"No." He could feel his newfound strength surging through him like never before.
"You are more powerful than you've ever been, correct?" asked the Guide.
"I guess so. But I just don't want to be seen as a hideous monster."
The Guide waved for Stan to follow. "Come with me, I have something to show you." He led Stan up to the frozen bank of the pond and motioned for him to look at his reflection in the icy waters.
Stan knelt at the edge and peered into the reflective surface. "JESUS CHRIST, DUDE!" He recoiled at once and clapped his paws over his face in shame.
The Guide urged him on. "Stan, look again and tell me what you see."
Stan slowly crept back towards the edge and peeked out from between clawed furry fingers. Bright eyes of arctic blue amid a dark gray complexion met his own from beneath the surface of the pond. He saw a long lupine snout covered in ebony fur, and ending in a cold wet nose, as well as a pair of gray tufted ears with black point coloration. "I'm--not hideous?" he spoke slowly. Stan blinked to ensure the reflection as telling the truth.
He was a beautiful loup-garou.
"So what will you do now?" asked the Guide.
"I don't know," said Stan. "This will take some getting used to."
"You will, in time," replied the Guide.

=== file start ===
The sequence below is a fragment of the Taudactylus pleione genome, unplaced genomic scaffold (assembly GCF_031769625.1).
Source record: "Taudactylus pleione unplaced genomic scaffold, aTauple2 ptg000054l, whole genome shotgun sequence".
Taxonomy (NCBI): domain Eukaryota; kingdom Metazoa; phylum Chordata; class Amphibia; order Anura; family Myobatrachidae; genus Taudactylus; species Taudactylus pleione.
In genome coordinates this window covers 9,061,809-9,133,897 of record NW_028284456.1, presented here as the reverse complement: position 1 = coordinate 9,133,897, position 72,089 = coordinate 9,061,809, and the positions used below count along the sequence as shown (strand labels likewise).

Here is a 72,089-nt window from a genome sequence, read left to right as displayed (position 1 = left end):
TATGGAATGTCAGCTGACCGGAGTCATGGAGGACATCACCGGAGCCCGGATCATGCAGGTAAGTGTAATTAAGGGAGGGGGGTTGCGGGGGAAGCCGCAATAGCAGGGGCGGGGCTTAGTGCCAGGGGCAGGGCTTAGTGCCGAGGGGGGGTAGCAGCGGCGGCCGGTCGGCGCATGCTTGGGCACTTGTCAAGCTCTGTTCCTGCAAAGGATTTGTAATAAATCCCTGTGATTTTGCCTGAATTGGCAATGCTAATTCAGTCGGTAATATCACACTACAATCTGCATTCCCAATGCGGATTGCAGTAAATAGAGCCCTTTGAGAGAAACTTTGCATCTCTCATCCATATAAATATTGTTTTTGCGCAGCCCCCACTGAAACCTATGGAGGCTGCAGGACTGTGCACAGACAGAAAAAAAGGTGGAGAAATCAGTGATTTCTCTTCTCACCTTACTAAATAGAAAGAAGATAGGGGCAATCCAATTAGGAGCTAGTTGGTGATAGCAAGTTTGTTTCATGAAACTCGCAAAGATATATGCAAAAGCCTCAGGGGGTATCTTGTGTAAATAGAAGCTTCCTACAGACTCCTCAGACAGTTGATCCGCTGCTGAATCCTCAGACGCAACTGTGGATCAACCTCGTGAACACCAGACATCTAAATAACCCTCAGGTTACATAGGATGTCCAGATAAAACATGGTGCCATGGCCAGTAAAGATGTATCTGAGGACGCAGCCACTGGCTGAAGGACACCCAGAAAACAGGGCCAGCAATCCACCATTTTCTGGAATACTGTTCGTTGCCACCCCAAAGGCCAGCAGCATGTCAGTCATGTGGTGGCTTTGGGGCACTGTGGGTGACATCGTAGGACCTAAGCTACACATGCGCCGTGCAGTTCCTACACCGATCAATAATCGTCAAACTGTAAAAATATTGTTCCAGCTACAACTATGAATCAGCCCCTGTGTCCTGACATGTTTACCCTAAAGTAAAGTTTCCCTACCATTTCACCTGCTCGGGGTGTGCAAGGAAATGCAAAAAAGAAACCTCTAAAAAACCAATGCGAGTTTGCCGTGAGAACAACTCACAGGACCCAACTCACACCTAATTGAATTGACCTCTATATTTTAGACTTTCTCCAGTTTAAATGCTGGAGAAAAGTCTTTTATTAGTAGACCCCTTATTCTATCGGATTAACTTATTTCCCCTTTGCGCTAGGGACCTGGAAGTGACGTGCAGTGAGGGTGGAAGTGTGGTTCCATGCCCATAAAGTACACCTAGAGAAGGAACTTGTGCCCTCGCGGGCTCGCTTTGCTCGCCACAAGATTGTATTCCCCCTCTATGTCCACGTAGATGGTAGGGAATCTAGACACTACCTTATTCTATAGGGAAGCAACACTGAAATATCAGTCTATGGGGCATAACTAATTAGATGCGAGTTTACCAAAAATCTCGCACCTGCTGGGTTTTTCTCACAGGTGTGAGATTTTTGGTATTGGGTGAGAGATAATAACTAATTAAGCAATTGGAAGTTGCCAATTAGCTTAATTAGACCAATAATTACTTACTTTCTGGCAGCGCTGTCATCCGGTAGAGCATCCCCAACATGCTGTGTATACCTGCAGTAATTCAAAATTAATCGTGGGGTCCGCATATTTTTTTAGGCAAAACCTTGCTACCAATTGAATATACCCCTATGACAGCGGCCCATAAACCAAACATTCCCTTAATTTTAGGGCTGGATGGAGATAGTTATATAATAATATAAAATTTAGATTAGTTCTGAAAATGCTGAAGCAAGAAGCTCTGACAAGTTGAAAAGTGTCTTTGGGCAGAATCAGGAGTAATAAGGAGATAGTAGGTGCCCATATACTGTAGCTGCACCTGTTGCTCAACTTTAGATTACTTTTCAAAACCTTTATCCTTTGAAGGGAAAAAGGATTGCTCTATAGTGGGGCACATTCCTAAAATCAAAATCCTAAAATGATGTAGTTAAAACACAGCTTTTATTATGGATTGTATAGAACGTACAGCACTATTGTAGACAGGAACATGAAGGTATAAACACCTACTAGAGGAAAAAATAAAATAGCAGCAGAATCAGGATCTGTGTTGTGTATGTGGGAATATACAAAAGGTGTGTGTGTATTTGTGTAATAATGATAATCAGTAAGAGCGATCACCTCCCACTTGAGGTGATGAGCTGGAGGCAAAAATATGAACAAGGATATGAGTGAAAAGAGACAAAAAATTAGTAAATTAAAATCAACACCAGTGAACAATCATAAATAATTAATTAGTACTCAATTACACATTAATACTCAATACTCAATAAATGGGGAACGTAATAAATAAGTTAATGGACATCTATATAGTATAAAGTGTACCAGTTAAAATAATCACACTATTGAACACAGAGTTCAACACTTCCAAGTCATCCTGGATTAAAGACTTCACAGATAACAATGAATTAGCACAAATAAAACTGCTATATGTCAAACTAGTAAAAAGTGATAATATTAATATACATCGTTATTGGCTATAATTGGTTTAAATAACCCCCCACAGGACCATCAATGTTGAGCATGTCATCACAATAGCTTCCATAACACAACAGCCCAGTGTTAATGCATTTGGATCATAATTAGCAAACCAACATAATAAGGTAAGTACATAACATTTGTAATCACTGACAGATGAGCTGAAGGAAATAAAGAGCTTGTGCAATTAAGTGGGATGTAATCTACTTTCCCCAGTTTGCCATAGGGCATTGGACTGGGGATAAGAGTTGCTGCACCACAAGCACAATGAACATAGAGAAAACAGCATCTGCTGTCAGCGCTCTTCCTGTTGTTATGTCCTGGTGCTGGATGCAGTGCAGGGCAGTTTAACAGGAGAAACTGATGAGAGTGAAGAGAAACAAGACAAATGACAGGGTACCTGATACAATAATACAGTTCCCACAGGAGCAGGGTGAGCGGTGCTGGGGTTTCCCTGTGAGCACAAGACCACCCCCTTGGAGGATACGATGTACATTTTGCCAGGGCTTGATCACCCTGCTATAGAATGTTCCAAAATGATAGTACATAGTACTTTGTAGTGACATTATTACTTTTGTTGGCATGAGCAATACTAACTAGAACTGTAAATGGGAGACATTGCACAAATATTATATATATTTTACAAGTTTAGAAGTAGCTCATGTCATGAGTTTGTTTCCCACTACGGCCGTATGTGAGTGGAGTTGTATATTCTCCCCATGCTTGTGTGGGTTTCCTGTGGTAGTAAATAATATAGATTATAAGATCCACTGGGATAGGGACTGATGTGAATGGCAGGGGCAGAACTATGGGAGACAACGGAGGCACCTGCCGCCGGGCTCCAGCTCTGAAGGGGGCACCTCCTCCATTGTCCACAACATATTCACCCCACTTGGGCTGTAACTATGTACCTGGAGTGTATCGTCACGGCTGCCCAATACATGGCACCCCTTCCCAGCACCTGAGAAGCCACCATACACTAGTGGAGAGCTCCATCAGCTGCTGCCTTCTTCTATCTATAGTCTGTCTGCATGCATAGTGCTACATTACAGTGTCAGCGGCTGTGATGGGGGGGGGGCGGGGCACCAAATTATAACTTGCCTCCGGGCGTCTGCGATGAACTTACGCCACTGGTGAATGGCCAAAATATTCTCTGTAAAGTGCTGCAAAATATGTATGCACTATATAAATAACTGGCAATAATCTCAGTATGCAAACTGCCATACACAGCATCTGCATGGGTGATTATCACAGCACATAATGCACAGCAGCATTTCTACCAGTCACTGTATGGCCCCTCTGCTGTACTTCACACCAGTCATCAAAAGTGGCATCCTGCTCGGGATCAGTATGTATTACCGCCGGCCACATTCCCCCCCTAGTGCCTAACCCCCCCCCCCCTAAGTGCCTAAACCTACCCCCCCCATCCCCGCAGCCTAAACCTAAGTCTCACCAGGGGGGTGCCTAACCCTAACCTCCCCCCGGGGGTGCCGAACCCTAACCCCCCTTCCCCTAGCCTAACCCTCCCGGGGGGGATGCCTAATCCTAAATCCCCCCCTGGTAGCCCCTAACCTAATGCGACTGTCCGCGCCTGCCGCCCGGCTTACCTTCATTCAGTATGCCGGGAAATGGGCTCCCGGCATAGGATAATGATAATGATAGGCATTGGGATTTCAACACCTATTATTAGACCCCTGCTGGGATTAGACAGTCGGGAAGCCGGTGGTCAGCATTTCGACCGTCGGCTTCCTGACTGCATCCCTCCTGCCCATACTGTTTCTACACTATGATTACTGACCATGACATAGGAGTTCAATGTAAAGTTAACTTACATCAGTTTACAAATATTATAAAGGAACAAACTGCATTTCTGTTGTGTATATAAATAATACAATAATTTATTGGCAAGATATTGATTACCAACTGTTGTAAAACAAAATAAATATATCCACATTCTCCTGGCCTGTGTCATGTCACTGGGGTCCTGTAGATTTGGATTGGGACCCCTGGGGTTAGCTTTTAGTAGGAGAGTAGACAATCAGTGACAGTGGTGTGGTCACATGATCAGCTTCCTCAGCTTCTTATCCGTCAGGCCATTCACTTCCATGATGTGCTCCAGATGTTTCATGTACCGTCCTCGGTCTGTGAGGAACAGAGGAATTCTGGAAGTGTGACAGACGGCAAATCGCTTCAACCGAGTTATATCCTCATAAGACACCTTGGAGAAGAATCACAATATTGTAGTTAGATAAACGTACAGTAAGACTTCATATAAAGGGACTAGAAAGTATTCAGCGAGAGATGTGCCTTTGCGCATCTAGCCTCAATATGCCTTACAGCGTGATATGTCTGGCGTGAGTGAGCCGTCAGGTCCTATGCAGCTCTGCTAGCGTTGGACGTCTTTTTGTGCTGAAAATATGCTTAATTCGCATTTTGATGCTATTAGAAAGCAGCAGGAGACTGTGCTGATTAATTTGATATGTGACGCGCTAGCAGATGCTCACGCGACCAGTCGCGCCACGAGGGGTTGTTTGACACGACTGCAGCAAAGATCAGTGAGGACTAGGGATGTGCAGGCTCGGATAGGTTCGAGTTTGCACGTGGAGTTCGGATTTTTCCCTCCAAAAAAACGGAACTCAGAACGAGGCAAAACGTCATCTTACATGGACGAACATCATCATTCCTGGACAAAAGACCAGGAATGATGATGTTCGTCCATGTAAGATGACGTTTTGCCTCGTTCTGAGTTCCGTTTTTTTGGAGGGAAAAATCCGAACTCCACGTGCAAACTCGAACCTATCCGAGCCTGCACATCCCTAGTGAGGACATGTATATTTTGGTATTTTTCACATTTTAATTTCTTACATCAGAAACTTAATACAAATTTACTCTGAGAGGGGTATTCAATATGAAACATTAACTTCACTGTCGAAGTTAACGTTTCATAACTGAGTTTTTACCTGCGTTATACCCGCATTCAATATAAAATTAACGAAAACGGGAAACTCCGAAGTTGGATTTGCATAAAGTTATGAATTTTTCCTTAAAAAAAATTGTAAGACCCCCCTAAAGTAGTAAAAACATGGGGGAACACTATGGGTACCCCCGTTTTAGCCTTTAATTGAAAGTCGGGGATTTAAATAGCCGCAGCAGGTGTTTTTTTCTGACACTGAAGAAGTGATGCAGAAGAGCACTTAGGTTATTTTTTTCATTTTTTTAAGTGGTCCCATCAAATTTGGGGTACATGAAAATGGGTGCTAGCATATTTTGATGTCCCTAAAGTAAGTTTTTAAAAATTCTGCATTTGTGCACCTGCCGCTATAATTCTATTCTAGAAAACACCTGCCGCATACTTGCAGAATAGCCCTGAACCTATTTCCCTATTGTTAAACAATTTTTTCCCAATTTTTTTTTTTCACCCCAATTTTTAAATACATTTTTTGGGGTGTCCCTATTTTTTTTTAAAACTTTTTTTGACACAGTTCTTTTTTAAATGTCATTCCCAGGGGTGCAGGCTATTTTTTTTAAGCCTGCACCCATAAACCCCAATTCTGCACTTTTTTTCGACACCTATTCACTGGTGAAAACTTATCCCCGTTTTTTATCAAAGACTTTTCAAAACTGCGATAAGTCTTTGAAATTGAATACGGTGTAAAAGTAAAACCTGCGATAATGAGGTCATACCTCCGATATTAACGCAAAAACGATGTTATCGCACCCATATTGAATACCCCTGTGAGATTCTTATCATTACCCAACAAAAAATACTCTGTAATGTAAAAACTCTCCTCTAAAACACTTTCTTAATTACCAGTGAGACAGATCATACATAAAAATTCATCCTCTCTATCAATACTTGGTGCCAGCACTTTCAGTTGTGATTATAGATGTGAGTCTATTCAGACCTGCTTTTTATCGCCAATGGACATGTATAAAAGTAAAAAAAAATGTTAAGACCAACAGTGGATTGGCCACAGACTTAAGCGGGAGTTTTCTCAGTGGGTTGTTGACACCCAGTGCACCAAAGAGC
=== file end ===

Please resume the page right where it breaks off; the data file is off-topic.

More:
Stan's ears perked up. He could hear the distant voices of the angry village mob that had chased him from their midst. The villagers had since had time to gather their torches, shotguns, and pitchforks, and they would soon be coming for him.
He looked back at the small mountain village. "There is nothing left for me there," said Stan. The mob voices drew closer. He knew what he had to do. Leaving behind his past attachments, Stan dropped to all fours and loped off into the woods to start his new life, with his own kind.
The Guide smiled quietly to himself and vanished.
Several minutes later, the angry villagers finally arrived on the site. All they found were scraps of shredded clothing and large wolf tracks in the snow, trailing off towards the conifer tree line. The tall shotgun-toting redneck leading the village mob spat and cursed in frustration. "Dagnabbit! We'll never catch him at this rate!"